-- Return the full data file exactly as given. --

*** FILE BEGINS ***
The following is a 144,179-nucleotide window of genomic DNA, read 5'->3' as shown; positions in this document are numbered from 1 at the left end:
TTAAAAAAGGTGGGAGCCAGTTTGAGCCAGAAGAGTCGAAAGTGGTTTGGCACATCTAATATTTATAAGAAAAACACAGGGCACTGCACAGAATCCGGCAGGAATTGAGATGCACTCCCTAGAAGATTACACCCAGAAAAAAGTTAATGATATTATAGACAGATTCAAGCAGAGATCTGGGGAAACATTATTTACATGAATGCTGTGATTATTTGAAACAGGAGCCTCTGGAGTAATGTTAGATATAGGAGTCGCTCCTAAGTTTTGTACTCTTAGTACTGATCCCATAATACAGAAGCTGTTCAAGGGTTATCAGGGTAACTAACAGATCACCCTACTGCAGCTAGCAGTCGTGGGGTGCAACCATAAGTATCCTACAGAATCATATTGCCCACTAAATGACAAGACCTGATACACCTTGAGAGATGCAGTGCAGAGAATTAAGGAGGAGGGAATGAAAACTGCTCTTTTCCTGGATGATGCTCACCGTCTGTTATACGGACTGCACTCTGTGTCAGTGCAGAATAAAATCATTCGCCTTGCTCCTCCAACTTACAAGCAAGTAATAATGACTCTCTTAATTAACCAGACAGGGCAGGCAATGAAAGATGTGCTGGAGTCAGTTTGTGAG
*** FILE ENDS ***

The following is a 144,179-nucleotide window of genomic DNA, read 5'->3' as shown; positions in this document are numbered from 1 at the left end:
TTAAAAAAGGTGGGAGCCAGTTTGAGCCAGAAGAGTCGAAAGTGGTTTGGCACATCTAATATTTATAAGAAAAACACAGGGCACTGCACAGAATCCGGCAGGAATTGAGATGCACTCCCTAGAAGATTACACCCAGAAAAAAGTTAATGATATTATAGACAGATTCAAGCAGAGATCTGGGGAAACATTATTTACATGAATGCTGTGATTATTTGAAACAGGAGCCTCTGGAGTAATGTTAGATATAGGAGTCGCTCCTAAGTTTTGTACTCTTAGTACTGATCCCATAATACAGAAGCTGTTCAAGGGTTATCAGGGTAACTAACAGATCACCCTACTGCAGCTAGCAGTCGTGGGGTGCAACCATAAGTATCCTACAGAATCATATTGCCCACTAAATGACAAGACCTGATACACCTTGAGAGATGCAGTGCAGAGAATTAAGGAGGAGGGAATGAAAACTGCTCTTTTCCTGGATGATGCTCACCGTCTGTTATACGGACTGCACTCTGTGTCAGTGCAGAATAAAATCATTCGCCTTGCTCCTCCAACTTACAAGCAAGTAATAATGACTCTCTTAATTAACCAGACAGGGCAGGCAATGAAAGATGTGCTGGAGTCAGTTTGTGAG